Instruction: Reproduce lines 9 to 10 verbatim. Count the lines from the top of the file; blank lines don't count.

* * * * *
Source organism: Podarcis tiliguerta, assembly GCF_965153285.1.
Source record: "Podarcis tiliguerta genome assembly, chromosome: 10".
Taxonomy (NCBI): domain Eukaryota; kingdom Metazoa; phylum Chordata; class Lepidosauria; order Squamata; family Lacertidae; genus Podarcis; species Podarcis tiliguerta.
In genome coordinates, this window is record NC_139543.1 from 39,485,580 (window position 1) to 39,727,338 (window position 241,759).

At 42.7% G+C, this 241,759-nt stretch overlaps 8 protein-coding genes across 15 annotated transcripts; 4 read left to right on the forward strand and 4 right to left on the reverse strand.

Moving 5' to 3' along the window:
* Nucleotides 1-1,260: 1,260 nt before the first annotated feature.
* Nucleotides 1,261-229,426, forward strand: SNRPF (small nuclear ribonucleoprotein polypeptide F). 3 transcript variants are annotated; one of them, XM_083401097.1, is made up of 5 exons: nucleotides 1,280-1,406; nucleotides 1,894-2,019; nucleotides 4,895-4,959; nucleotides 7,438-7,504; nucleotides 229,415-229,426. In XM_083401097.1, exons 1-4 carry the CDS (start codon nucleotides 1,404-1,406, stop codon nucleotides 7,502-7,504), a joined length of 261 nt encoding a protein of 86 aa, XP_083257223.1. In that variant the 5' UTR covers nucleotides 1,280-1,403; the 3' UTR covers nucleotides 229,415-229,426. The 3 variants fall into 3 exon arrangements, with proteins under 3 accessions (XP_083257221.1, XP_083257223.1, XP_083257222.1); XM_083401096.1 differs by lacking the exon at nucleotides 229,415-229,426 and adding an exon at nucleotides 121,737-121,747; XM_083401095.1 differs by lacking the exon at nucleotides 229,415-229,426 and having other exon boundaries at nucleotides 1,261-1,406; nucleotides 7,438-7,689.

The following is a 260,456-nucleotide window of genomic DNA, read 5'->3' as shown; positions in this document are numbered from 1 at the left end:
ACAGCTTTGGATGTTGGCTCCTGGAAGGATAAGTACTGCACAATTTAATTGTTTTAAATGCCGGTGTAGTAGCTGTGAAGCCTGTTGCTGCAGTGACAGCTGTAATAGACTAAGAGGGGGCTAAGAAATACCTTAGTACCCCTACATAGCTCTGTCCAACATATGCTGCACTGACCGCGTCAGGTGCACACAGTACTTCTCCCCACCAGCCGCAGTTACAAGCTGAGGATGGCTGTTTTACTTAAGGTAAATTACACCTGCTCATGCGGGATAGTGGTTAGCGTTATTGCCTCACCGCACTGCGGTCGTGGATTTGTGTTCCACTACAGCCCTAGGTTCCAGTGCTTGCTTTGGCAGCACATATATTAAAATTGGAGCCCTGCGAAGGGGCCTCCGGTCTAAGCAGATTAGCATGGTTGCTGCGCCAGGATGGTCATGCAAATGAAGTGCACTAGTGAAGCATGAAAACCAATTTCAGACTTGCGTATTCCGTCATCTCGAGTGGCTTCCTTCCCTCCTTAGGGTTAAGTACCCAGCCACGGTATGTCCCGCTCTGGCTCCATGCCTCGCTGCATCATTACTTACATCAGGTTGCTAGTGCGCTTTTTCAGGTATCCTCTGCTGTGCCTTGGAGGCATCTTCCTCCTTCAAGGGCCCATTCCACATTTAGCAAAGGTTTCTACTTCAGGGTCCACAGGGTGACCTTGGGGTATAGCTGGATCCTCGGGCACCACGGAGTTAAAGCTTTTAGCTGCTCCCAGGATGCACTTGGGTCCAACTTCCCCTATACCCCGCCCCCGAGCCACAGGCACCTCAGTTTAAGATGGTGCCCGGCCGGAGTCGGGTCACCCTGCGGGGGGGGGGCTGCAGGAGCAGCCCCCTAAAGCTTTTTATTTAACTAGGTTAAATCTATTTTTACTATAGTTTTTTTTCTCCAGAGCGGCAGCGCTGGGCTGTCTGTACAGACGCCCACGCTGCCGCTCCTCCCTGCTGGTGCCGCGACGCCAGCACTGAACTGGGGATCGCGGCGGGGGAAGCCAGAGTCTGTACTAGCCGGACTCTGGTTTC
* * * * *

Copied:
The following is a 260,456-nucleotide window of genomic DNA, read 5'->3' as shown; positions in this document are numbered from 1 at the left end:
ACAGCTTTGGATGTTGGCTCCTGGAAGGATAAGTACTGCACAATTTAATTGTTTTAAATGCCGGTGTAGTAGCTGTGAAGCCTGTTGCTGCAGTGACAGCTGTAATAGACTAAGAGGGGGCTAAGAAATACCTTAGTACCCCTACATAGCTCTGTCCAACATATGCTGCACTGACCGCGTCAGGTGCACACAGTACTTCTCCCCACCAGCCGCAGTTACAAGCTGAGGATGGCTGTTTTACTTAAGGTAAATTACACCTGCTCATGCGGGATAGTGGTTAGCGTTATTGCCTCACCGCACTGCGGTCGTGGATTTGTGTTCCACTACAGCCCTAGGTTCCAGTGCTTGCTTTGGCAGCACATATATTAAAATTGGAGCCCTGCGAAGGGGCCTCCGGTCTAAGCAGATTAGCATGGTTGCTGCGCCAGGATGGTCATGCAAATGAAGTGCACTAGTGAAGCATGAAAACCAATTTCAGACTTGCGTATTCCGTCATCTCGAGTGGCTTCCTTCCCTCCTTAGGGTTAAGTACCCAGCCACGGTATGTCCCGCTCTGGCTCCATGCCTCGCTGCATCATTACTTACATCAGGTTGCTAGTGCGCTTTTTCAGGTATCCTCTGCTGTGCCTTGGAGGCATCTTCCTCCTTCAAGGGCCCATTCCACATTTAGCAAAGGTTTCTACTTCAGGGTCCACAGGGTGACCTTGGGGTATAGCTGGATCCTCGGGCACCACGGAGTTAAAGCTTTTAGCTGCTCCCAGGATGCACTTGGGTCCAACTTCCCCTATACCCCGCCCCCGAGCCACAGGCACCTCAGTTTAAGATGGTGCCCGGCCGGAGTCGGGTCACCCTGCGGGGGGGGGGCTGCAGGAGCAGCCCCCTAAAGCTTTTTATTTAACTAGGTTAAATCTATTTTTACTATAGTTTTTTTTCTCCAGAGCGGCAGCGCTGGGCTGTCTGTACAGACGCCCACGCTGCCGCTCCTCCCTGCTGGTGCCGCGACGCCAGCACTGAACTGGGGATCGCGGCGGGGGAAGCCAGAGTCTGTACTAGCCGGACTCTGGTTTC